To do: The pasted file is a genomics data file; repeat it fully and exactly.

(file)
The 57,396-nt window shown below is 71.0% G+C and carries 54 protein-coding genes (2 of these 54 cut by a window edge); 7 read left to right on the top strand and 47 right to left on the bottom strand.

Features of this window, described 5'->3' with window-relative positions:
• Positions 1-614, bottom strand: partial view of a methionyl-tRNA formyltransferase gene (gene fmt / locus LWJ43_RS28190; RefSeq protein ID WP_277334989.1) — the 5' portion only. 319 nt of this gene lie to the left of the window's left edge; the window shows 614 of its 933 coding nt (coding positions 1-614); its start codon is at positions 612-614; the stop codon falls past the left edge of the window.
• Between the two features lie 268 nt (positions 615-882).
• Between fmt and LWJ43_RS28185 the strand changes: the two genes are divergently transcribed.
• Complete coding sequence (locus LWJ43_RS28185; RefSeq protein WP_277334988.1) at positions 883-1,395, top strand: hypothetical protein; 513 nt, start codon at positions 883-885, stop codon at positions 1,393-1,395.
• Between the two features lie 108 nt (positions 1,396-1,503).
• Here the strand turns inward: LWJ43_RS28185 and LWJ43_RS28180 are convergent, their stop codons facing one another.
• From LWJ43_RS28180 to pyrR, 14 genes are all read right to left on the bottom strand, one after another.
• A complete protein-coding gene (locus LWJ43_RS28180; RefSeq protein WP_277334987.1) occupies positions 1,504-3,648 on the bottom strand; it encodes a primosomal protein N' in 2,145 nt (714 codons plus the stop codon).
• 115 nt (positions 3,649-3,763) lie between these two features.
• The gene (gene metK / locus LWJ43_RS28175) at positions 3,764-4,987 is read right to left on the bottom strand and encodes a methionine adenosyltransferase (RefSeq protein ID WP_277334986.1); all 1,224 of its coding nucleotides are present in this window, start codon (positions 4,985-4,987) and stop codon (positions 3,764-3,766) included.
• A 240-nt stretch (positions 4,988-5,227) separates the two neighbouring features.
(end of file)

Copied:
The 57,396-nt window shown below is 71.0% G+C and carries 54 protein-coding genes (2 of these 54 cut by a window edge); 7 read left to right on the top strand and 47 right to left on the bottom strand.

Features of this window, described 5'->3' with window-relative positions:
• Positions 1-614, bottom strand: partial view of a methionyl-tRNA formyltransferase gene (gene fmt / locus LWJ43_RS28190; RefSeq protein ID WP_277334989.1) — the 5' portion only. 319 nt of this gene lie to the left of the window's left edge; the window shows 614 of its 933 coding nt (coding positions 1-614); its start codon is at positions 612-614; the stop codon falls past the left edge of the window.
• Between the two features lie 268 nt (positions 615-882).
• Between fmt and LWJ43_RS28185 the strand changes: the two genes are divergently transcribed.
• Complete coding sequence (locus LWJ43_RS28185; RefSeq protein WP_277334988.1) at positions 883-1,395, top strand: hypothetical protein; 513 nt, start codon at positions 883-885, stop codon at positions 1,393-1,395.
• Between the two features lie 108 nt (positions 1,396-1,503).
• Here the strand turns inward: LWJ43_RS28185 and LWJ43_RS28180 are convergent, their stop codons facing one another.
• From LWJ43_RS28180 to pyrR, 14 genes are all read right to left on the bottom strand, one after another.
• A complete protein-coding gene (locus LWJ43_RS28180; RefSeq protein WP_277334987.1) occupies positions 1,504-3,648 on the bottom strand; it encodes a primosomal protein N' in 2,145 nt (714 codons plus the stop codon).
• 115 nt (positions 3,649-3,763) lie between these two features.
• The gene (gene metK / locus LWJ43_RS28175) at positions 3,764-4,987 is read right to left on the bottom strand and encodes a methionine adenosyltransferase (RefSeq protein ID WP_277334986.1); all 1,224 of its coding nucleotides are present in this window, start codon (positions 4,985-4,987) and stop codon (positions 3,764-3,766) included.
• A 240-nt stretch (positions 4,988-5,227) separates the two neighbouring features.